I can define a data structure to represent a resource, and it’s a linear type. I describe the scarcity of the structure by declaring a limit on its “capability.” As Jolestar just said, it’s a natural process. So I think the resource-oriented approach of Move on the blockchain is perfect for Dapp development.
leeqiang: There is a more widely used third-party library on solidity: openzeppelin; we can provide a similar function or framework to reduce developers repeating the wheel and improve development efficiency and code quality.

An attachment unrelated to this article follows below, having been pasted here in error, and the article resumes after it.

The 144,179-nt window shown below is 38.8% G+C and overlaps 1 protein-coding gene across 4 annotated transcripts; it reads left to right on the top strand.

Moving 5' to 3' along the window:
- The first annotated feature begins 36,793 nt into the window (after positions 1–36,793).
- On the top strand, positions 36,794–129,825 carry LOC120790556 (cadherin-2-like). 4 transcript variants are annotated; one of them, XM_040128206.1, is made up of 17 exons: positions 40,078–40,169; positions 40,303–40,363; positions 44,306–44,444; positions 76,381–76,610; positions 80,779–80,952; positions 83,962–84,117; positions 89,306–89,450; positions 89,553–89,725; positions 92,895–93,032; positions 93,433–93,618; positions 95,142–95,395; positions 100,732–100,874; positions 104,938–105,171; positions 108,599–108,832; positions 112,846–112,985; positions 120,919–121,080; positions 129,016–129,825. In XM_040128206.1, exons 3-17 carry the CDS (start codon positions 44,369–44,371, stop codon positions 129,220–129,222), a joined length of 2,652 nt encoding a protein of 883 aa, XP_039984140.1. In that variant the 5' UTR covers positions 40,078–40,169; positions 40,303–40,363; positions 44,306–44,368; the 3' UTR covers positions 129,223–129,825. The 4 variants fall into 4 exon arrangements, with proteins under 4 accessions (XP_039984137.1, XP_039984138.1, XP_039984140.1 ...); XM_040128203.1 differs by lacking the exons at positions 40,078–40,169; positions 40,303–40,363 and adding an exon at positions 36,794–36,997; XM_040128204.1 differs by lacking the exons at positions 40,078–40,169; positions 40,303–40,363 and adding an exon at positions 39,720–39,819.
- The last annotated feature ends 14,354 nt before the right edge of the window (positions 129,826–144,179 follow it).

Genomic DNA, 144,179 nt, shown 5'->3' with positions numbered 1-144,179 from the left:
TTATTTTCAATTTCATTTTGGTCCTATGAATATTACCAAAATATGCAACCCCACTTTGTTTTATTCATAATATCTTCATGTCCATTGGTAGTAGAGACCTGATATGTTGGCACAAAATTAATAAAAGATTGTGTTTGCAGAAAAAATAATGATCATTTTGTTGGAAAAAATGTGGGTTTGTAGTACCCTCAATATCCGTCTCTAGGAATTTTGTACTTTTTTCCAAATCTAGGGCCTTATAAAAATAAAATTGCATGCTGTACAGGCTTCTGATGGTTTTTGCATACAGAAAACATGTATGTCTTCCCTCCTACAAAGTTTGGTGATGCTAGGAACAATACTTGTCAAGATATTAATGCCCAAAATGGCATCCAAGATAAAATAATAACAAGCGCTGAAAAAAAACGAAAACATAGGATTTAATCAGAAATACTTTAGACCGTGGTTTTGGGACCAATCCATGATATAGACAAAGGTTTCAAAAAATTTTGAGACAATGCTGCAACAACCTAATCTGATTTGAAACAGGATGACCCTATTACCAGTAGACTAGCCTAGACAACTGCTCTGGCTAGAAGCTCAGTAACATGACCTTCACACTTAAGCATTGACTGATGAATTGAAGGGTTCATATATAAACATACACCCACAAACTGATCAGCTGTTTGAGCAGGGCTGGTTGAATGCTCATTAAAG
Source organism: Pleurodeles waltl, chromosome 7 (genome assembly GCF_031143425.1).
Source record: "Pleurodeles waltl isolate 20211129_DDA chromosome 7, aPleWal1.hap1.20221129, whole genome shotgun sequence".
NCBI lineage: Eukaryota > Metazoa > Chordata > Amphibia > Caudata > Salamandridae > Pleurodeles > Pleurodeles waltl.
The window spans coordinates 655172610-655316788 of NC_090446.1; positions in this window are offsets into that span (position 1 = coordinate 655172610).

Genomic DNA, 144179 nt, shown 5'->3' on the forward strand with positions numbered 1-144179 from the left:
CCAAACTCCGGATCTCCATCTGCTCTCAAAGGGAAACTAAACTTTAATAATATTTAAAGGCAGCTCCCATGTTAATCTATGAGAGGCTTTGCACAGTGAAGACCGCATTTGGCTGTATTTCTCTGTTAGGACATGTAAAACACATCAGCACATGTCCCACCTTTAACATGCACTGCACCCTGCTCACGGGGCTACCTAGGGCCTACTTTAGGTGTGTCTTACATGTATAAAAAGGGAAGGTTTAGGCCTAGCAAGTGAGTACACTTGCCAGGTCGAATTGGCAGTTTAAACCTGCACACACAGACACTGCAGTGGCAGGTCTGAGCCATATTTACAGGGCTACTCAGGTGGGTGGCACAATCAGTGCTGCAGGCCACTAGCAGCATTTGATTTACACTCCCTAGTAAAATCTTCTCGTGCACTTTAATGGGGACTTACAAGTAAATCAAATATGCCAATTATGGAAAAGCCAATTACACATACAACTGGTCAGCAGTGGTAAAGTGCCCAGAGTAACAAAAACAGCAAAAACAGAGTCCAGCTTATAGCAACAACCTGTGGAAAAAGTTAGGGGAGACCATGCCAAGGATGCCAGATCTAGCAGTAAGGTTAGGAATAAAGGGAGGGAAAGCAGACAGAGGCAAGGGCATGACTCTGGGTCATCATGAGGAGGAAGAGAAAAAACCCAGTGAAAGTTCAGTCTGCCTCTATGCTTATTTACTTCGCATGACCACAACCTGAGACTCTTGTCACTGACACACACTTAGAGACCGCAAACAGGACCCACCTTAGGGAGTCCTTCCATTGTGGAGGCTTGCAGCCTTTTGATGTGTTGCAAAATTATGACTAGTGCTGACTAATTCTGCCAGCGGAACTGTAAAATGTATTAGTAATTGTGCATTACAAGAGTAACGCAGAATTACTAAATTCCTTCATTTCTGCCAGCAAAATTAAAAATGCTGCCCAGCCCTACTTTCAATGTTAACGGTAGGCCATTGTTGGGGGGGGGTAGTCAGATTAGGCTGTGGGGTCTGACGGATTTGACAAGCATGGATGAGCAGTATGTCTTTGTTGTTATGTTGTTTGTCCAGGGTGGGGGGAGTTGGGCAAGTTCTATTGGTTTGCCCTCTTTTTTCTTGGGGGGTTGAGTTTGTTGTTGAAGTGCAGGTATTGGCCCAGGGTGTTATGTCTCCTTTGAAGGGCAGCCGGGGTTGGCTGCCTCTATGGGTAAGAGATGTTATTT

Compared to object-oriented languages, what features does move inherit?
Jolestar: These essential openzeppelin-like extensions to Solidity have been implemented by the community developers in Starcoin framework commons for most of the tool library.
We apologize for keeping friends in the community waiting!This is the first part of the July 30th AMA Recap on Twitter Space. The second and third parts will be tweeted this week. Please stay tuned!